Island Cooking

Miracle of Nature

by Chef Jenn Farmer

Honey is what I would consider a sort of miraculous. Yes it is sweet and tastes delicious, but there is so much more to it. Honey never spoils, it has been found in Egyptian tombs, still edible. Honey possesses antibacterial properties and has been used in healing since ancient times. It is a natural preservative, and has been touted to reduce allergies. In other words honey is very valuable in many ways.

To create honey, bees must first gather nectar from plants. Bees have a slight electrostatic charge, which attracts pollen, dust, and other tiny particulate. As the bees gather more nectar, they help in the pollination of plants. Humans don’t realize how much this impacts the food chain. According to the Natural Resource Defense Council in an article published March 2011, at least 30 percent of the world’s crops and 90 percent of our wild plants need to be cross-pollenated—without bees they would die. Those numbers might not mean too much, so let me clarify in dollars. The same article states that in the U.S. alone $15 billion (yes with a “B”) dollars in crops are pollenated by bees and that does not include the 150 million dollars worth of honey that they produce. So bees are not just critical for our food sources, but for the economy too. Sadly, bee populations are on the decline, for a variety of known and unknown reasons. One way to support the local bees is to eat local, and encourage the local farms to be organic (herbicides and pesticides harm bees). Another way is to support your local beekeepers by eating more honey (although. as stated above, their income is mostly derived from the pollination process not the honey harvest, but every bit does count).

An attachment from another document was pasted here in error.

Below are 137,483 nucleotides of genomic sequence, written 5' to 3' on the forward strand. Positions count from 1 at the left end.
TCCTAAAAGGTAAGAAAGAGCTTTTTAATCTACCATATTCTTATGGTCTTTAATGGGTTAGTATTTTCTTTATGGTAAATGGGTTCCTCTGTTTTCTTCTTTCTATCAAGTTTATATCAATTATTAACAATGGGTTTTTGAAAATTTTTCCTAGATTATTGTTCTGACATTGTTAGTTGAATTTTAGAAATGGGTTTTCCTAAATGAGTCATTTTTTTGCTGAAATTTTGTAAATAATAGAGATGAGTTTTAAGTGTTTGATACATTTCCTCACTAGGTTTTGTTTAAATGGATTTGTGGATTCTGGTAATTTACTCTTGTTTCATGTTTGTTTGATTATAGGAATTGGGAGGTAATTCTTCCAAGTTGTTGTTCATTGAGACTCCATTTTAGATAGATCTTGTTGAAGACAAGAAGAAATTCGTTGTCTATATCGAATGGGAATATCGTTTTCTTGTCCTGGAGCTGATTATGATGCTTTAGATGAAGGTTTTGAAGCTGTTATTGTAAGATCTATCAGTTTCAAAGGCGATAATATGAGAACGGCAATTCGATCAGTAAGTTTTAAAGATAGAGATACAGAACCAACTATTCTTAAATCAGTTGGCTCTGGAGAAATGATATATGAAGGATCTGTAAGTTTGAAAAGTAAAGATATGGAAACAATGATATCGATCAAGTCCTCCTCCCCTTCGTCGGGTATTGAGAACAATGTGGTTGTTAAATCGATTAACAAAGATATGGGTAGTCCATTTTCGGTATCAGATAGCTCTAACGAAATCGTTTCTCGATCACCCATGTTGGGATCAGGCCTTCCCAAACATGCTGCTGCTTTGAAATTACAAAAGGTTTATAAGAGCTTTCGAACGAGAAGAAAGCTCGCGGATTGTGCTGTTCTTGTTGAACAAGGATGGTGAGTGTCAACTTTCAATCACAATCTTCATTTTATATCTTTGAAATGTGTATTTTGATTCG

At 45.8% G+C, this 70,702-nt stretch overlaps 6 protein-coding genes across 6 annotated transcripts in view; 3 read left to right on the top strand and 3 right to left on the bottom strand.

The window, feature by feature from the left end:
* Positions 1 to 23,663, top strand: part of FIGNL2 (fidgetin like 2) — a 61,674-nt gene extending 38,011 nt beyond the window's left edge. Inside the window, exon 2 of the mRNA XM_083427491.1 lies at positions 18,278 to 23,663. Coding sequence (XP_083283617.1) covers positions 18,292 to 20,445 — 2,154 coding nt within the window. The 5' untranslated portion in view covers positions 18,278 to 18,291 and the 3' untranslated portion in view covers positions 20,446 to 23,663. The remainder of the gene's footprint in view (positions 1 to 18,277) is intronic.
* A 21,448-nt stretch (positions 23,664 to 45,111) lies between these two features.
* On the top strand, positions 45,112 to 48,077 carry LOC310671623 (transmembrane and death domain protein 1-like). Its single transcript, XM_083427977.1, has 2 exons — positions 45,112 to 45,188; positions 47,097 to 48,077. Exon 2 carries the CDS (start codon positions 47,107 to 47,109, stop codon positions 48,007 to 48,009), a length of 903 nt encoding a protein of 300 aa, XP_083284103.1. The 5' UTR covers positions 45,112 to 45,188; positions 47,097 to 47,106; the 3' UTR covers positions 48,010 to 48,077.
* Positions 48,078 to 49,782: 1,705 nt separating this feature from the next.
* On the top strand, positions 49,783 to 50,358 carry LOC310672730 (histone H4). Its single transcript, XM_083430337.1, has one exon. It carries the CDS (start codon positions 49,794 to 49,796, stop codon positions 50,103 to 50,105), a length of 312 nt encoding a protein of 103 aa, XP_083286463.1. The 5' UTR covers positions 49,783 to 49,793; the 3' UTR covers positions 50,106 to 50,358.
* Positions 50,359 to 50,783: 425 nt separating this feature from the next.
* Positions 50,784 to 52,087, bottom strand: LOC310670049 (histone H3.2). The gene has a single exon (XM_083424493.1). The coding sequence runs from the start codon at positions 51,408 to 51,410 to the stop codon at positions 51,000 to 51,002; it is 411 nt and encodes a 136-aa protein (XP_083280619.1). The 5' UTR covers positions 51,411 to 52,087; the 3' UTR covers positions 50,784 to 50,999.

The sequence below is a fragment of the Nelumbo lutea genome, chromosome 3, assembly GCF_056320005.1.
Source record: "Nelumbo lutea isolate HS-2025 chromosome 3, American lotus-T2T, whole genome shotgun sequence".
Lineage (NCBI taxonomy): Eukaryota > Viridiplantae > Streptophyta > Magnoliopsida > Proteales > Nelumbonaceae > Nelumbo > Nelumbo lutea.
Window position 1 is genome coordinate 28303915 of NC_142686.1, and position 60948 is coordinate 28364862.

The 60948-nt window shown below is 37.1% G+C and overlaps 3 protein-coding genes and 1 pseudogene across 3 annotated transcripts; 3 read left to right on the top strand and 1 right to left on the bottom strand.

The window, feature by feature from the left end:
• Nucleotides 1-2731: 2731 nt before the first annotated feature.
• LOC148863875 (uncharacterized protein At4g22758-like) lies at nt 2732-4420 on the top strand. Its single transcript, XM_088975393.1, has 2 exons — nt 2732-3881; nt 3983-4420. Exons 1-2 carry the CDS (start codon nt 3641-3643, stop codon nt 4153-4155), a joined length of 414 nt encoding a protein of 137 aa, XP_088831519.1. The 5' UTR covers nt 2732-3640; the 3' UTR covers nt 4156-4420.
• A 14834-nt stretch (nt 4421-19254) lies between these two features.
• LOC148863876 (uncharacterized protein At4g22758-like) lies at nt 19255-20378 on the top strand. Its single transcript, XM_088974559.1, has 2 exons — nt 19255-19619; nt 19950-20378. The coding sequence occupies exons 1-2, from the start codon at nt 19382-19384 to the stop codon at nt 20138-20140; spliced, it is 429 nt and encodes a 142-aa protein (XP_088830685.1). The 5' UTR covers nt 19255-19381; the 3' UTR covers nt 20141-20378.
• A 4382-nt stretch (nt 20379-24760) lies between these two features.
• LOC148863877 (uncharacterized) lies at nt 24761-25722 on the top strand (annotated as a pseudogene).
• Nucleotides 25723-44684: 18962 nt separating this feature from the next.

My fascination with honey started when I was a youth, but was fueled by a trip I took to Lithuania in 1994. It is a long story, but I ended up staying in a village near the town of Taurage. I stayed with a widower who had a beautiful garden and bees. Fortunately for me he was harvesting, and though I spoke little Lithuanian, and he spoke no English; he showed me how to help him harvest the honey. We would silently work, slicing the thinwaxy caps from the comb frames, load them into the large stainless steel “barrel” and spin them until the honey started to flow. We would strain the honey into large bucket, place it in jars with lids, and label it. When we completed our morning work, we would have our breakfast. It consisted of tea, fresh peasant bread with a slice of soft farmer cheese drizzled in honey and black and red currants I had picked from the bushes surrounding the house. The bread and the cheese were dropped off earlier by the neighbors who had made them, and we left them jars of honey. Though it was all so simple, I am hard pressed to think of a more satisfying meal or more satisfying work for that matter. In fact I enjoyed it so much I cried the entire trip back to the states which took two days. There was sobbing on the plane to Denmark, tears whilst in Copenhagen, the next morning more crying on the flight back to New York, then to Chicago, and
Iowa… it was pretty pathetic.